The inadvertent whistle wasn't the only major officiating blunder that occurred during the Patriots' 20-13 win over the Bills on Monday night. The NFL is also now admitting Buffalo wide receiver Sammy Watkins got out of bounds with two seconds remaining in regulation and the Bills should've been able to run one more play before time expired.
During his weekly program on the NFL Network Tuesday night, the NFL's vice president of officiating Dean Blandino said Watkins was never touched on his way out of bounds, which means the clock should've stopped running. Head referee Gene Steratore falsely said after the game Monday Watkins had "given himself up."
"It's a judgment call," Blandino said. "When you look at the play, a player can certainly give himself up -- a runner -- by going to the ground and making no attempt to advance.
"He is down inbounds, but he's not contacted. He's attempting to get out of bounds. You want to give that player the opportunity to get out of bounds and really, that's what should have happened."
It's unlikely the referees' errant call on Watkins affected the outcome of the game -- Buffalo would've only had time for one Hail Mary pass -- but it's still an inexcusable error. It was clear Watkins wasn't "giving himself up," but rather falling backwards in an effort to get out of bounds without being touched.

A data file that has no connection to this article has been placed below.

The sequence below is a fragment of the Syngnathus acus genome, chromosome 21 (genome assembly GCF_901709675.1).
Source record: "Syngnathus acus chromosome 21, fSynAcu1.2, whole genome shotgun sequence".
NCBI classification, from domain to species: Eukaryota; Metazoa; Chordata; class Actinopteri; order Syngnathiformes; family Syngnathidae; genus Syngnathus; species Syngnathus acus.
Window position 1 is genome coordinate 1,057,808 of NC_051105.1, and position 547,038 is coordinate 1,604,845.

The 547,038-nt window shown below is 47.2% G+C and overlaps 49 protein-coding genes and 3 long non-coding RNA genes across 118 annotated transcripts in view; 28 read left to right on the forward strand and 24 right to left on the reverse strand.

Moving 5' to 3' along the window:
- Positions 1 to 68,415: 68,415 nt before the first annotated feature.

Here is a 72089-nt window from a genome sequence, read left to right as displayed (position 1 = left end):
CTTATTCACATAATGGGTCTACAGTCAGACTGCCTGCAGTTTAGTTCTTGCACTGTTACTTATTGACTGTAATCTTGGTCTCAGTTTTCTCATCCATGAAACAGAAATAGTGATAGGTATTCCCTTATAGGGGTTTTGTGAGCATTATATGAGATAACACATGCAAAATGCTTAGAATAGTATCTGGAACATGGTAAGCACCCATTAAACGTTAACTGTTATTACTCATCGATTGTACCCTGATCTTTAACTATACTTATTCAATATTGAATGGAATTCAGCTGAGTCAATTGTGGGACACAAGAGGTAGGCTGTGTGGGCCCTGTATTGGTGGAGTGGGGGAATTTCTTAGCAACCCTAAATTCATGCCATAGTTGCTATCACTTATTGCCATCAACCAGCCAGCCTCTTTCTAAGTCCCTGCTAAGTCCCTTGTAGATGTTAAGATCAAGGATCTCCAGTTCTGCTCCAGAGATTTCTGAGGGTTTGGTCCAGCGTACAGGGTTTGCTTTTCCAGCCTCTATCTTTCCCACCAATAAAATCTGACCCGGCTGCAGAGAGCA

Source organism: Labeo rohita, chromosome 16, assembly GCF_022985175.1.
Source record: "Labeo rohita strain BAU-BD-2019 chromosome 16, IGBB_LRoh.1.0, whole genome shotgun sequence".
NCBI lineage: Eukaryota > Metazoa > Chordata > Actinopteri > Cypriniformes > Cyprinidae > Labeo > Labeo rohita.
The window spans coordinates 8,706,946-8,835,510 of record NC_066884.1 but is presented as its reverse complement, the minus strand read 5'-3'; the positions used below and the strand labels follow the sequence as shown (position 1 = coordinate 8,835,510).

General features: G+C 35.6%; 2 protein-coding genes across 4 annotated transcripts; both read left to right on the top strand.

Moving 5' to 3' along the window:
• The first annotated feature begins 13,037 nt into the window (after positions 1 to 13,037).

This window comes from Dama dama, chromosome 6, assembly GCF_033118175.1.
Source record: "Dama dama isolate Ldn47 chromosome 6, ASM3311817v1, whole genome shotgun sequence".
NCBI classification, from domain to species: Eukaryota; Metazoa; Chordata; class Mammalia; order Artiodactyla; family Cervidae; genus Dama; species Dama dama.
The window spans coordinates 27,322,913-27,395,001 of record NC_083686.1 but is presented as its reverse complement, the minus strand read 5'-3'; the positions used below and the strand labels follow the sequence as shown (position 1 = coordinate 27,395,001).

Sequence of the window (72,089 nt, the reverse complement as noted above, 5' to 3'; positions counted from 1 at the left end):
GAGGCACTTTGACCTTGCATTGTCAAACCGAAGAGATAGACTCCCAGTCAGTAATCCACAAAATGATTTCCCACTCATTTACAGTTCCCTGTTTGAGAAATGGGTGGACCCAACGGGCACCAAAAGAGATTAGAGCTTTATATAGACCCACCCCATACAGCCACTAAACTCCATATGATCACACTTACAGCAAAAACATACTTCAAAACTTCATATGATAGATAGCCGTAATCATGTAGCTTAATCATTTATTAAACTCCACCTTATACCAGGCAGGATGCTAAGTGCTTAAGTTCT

It's been an embarrassing season for NFL referees -- a missed false start penalty that cost the Ravens a game, a blown batted ball call that sunk the Lions last month, allowing 18 seconds to disappear in the Steelers’ Week 5 win against the Chargers -- but Monday night may have been their lowest point of the year. Blandino elaborated further on the inadvertent whistle Tuesday, explaining why the referees decided to spot the ball where Danny Amendola caught it and enforce the 15-yard unsportsmanlike penalty that was called on Rex Ryan from there.
"I think with what they had, they pieced it together and they did the best they could by saying, 'OK, the whistle didn't affect the pass. It did affect this action at the end. We're going to put it where the ball was caught and we're going to enforce the penalty there,'" Blandino said.
After yet another primetime game, the men wearing the striped shirts were the story instead of the players.
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